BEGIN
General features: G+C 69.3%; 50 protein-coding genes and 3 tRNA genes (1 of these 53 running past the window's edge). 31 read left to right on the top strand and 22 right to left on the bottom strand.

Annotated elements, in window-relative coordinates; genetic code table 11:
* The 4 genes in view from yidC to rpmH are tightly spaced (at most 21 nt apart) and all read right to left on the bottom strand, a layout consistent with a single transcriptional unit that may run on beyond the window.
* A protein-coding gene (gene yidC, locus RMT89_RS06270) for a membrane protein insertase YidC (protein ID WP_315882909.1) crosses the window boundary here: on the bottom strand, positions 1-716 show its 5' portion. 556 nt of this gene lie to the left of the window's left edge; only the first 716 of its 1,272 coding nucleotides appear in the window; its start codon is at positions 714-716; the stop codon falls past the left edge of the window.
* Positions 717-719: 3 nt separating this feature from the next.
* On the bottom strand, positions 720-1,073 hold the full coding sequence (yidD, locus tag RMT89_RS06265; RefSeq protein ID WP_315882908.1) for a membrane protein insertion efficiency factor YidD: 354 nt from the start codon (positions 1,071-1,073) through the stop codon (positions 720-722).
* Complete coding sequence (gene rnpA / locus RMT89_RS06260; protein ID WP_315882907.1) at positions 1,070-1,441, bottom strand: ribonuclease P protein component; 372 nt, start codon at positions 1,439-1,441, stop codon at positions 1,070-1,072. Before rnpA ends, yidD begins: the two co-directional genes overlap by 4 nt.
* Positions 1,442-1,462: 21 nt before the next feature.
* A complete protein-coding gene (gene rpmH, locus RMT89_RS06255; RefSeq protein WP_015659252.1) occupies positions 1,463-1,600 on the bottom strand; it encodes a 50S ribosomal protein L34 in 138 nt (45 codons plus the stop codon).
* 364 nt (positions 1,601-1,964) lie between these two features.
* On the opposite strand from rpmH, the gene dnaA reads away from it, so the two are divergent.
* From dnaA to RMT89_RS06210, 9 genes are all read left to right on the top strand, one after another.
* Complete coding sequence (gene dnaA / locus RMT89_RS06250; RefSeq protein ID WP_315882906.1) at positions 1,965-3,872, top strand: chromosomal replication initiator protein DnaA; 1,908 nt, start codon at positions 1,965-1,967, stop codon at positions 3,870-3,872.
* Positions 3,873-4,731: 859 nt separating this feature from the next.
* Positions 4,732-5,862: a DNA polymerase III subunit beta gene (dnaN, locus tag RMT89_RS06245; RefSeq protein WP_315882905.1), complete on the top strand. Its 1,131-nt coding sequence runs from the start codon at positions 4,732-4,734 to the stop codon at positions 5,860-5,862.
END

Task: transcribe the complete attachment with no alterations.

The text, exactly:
General features: G+C 69.3%; 50 protein-coding genes and 3 tRNA genes (1 of these 53 running past the window's edge). 31 read left to right on the top strand and 22 right to left on the bottom strand.

Annotated elements, in window-relative coordinates; genetic code table 11:
* The 4 genes in view from yidC to rpmH are tightly spaced (at most 21 nt apart) and all read right to left on the bottom strand, a layout consistent with a single transcriptional unit that may run on beyond the window.
* A protein-coding gene (gene yidC, locus RMT89_RS06270) for a membrane protein insertase YidC (protein ID WP_315882909.1) crosses the window boundary here: on the bottom strand, positions 1-716 show its 5' portion. 556 nt of this gene lie to the left of the window's left edge; only the first 716 of its 1,272 coding nucleotides appear in the window; its start codon is at positions 714-716; the stop codon falls past the left edge of the window.
* Positions 717-719: 3 nt separating this feature from the next.
* On the bottom strand, positions 720-1,073 hold the full coding sequence (yidD, locus tag RMT89_RS06265; RefSeq protein ID WP_315882908.1) for a membrane protein insertion efficiency factor YidD: 354 nt from the start codon (positions 1,071-1,073) through the stop codon (positions 720-722).
* Complete coding sequence (gene rnpA / locus RMT89_RS06260; protein ID WP_315882907.1) at positions 1,070-1,441, bottom strand: ribonuclease P protein component; 372 nt, start codon at positions 1,439-1,441, stop codon at positions 1,070-1,072. Before rnpA ends, yidD begins: the two co-directional genes overlap by 4 nt.
* Positions 1,442-1,462: 21 nt before the next feature.
* A complete protein-coding gene (gene rpmH, locus RMT89_RS06255; RefSeq protein WP_015659252.1) occupies positions 1,463-1,600 on the bottom strand; it encodes a 50S ribosomal protein L34 in 138 nt (45 codons plus the stop codon).
* 364 nt (positions 1,601-1,964) lie between these two features.
* On the opposite strand from rpmH, the gene dnaA reads away from it, so the two are divergent.
* From dnaA to RMT89_RS06210, 9 genes are all read left to right on the top strand, one after another.
* Complete coding sequence (gene dnaA / locus RMT89_RS06250; RefSeq protein ID WP_315882906.1) at positions 1,965-3,872, top strand: chromosomal replication initiator protein DnaA; 1,908 nt, start codon at positions 1,965-1,967, stop codon at positions 3,870-3,872.
* Positions 3,873-4,731: 859 nt separating this feature from the next.
* Positions 4,732-5,862: a DNA polymerase III subunit beta gene (dnaN, locus tag RMT89_RS06245; RefSeq protein WP_315882905.1), complete on the top strand. Its 1,131-nt coding sequence runs from the start codon at positions 4,732-4,734 to the stop codon at positions 5,860-5,862.